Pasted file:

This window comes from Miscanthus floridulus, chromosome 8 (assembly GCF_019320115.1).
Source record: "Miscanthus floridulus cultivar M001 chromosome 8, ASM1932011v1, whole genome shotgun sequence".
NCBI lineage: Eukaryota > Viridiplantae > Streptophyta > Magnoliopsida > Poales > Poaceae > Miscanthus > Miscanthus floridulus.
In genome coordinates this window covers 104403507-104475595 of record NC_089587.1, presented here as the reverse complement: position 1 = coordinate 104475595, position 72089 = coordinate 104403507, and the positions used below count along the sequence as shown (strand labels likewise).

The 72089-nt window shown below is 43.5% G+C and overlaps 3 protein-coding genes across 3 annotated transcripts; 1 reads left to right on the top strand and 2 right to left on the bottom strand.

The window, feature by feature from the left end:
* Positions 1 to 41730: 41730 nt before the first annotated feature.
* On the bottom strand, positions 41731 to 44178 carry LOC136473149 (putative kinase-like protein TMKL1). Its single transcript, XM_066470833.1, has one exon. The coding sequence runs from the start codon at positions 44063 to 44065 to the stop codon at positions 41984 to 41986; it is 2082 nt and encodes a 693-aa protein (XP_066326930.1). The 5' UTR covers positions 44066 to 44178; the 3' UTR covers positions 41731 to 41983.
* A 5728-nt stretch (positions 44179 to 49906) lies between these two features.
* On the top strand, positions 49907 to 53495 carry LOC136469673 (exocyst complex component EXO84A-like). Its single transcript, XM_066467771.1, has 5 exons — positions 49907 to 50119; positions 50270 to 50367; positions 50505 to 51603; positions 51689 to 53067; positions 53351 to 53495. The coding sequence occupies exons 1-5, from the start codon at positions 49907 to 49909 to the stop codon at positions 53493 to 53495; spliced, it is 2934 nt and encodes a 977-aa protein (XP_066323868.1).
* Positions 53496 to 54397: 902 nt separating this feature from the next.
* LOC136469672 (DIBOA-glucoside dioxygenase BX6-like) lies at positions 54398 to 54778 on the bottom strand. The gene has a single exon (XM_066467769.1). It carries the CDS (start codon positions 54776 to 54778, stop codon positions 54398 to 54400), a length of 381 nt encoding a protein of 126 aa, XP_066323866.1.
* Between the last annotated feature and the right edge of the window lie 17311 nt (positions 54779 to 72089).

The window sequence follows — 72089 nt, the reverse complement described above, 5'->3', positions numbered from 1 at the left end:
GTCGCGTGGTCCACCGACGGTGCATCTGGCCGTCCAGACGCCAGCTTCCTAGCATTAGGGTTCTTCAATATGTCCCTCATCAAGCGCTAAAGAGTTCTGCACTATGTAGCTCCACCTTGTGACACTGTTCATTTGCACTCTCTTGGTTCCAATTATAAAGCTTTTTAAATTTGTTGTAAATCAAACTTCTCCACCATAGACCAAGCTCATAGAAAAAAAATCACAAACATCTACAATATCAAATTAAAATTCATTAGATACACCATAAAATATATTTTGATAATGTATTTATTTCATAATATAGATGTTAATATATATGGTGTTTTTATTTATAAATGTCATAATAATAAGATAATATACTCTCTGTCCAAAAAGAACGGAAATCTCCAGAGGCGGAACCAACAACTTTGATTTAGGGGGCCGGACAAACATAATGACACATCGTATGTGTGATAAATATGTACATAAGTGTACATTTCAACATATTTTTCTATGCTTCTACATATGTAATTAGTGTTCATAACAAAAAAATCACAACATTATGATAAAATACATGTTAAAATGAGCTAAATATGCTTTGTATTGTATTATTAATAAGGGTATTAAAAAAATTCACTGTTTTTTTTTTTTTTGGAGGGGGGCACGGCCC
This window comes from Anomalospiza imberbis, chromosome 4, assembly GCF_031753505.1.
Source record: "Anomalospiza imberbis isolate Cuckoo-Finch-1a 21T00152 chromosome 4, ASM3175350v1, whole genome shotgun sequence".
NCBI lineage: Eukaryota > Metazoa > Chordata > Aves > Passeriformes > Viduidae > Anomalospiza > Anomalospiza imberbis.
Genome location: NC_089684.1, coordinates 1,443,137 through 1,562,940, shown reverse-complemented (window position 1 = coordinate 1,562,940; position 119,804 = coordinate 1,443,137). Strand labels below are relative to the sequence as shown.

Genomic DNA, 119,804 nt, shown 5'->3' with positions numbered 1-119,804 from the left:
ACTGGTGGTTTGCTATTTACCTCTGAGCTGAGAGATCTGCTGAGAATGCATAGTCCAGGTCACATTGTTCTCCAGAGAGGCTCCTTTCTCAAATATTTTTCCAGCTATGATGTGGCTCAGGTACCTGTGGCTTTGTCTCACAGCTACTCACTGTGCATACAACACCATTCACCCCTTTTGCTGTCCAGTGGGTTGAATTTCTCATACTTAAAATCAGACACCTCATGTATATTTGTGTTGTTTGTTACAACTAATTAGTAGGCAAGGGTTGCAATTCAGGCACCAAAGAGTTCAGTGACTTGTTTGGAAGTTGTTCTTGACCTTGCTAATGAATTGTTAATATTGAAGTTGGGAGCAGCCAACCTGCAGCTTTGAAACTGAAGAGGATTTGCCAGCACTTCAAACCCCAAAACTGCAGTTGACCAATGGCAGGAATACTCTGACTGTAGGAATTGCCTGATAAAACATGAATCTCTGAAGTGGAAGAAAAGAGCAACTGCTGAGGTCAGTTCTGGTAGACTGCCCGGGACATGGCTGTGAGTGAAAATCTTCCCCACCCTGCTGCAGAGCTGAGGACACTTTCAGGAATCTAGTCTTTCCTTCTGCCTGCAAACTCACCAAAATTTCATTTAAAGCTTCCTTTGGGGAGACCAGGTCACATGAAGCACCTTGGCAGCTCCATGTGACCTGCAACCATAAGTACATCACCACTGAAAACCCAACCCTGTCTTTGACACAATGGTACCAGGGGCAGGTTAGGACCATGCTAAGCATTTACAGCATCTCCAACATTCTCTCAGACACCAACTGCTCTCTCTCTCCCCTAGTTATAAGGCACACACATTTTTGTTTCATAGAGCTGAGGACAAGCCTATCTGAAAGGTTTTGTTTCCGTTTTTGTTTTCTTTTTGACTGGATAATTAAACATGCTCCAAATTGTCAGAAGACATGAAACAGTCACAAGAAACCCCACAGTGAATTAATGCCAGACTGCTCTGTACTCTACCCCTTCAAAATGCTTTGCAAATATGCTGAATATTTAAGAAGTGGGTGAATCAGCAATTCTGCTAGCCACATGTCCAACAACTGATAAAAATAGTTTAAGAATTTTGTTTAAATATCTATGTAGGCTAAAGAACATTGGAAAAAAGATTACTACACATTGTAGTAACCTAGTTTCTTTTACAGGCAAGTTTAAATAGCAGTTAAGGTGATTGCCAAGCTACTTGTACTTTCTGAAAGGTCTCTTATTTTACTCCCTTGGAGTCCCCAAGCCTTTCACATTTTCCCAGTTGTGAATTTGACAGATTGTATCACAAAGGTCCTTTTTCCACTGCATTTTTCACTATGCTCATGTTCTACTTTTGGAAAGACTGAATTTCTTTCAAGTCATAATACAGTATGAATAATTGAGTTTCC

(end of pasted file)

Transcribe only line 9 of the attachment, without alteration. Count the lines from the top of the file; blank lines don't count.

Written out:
* A 5728-nt stretch (positions 44179 to 49906) lies between these two features.